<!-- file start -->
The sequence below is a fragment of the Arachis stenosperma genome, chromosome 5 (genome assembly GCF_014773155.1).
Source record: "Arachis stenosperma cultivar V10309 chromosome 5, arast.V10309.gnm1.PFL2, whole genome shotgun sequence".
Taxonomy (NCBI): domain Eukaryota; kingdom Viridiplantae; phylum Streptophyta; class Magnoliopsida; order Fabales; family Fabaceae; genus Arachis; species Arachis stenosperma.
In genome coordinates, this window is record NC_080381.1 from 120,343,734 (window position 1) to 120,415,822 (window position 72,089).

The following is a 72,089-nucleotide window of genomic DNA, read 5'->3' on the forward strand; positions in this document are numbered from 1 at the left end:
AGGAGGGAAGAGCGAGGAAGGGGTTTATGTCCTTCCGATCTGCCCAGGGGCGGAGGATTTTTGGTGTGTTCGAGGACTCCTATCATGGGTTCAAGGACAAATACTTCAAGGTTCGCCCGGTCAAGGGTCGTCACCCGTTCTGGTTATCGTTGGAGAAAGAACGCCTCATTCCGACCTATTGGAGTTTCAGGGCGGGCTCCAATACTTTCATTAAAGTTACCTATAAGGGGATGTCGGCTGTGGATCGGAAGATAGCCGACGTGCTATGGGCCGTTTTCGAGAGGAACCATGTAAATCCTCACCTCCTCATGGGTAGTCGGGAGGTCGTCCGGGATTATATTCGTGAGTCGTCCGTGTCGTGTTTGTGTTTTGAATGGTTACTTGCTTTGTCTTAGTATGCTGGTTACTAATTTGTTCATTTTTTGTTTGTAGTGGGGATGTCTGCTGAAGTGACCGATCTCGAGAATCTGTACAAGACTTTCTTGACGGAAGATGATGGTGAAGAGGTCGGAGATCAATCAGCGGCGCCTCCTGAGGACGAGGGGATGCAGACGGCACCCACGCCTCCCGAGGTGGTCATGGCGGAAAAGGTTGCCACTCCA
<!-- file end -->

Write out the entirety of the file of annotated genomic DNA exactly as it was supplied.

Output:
The sequence below is a fragment of the Arachis stenosperma genome, chromosome 5 (genome assembly GCF_014773155.1).
Source record: "Arachis stenosperma cultivar V10309 chromosome 5, arast.V10309.gnm1.PFL2, whole genome shotgun sequence".
Taxonomy (NCBI): domain Eukaryota; kingdom Viridiplantae; phylum Streptophyta; class Magnoliopsida; order Fabales; family Fabaceae; genus Arachis; species Arachis stenosperma.
In genome coordinates, this window is record NC_080381.1 from 120,343,734 (window position 1) to 120,415,822 (window position 72,089).

The following is a 72,089-nucleotide window of genomic DNA, read 5'->3' on the forward strand; positions in this document are numbered from 1 at the left end:
AGGAGGGAAGAGCGAGGAAGGGGTTTATGTCCTTCCGATCTGCCCAGGGGCGGAGGATTTTTGGTGTGTTCGAGGACTCCTATCATGGGTTCAAGGACAAATACTTCAAGGTTCGCCCGGTCAAGGGTCGTCACCCGTTCTGGTTATCGTTGGAGAAAGAACGCCTCATTCCGACCTATTGGAGTTTCAGGGCGGGCTCCAATACTTTCATTAAAGTTACCTATAAGGGGATGTCGGCTGTGGATCGGAAGATAGCCGACGTGCTATGGGCCGTTTTCGAGAGGAACCATGTAAATCCTCACCTCCTCATGGGTAGTCGGGAGGTCGTCCGGGATTATATTCGTGAGTCGTCCGTGTCGTGTTTGTGTTTTGAATGGTTACTTGCTTTGTCTTAGTATGCTGGTTACTAATTTGTTCATTTTTTGTTTGTAGTGGGGATGTCTGCTGAAGTGACCGATCTCGAGAATCTGTACAAGACTTTCTTGACGGAAGATGATGGTGAAGAGGTCGGAGATCAATCAGCGGCGCCTCCTGAGGACGAGGGGATGCAGACGGCACCCACGCCTCCCGAGGTGGTCATGGCGGAAAAGGTTGCCACTCCA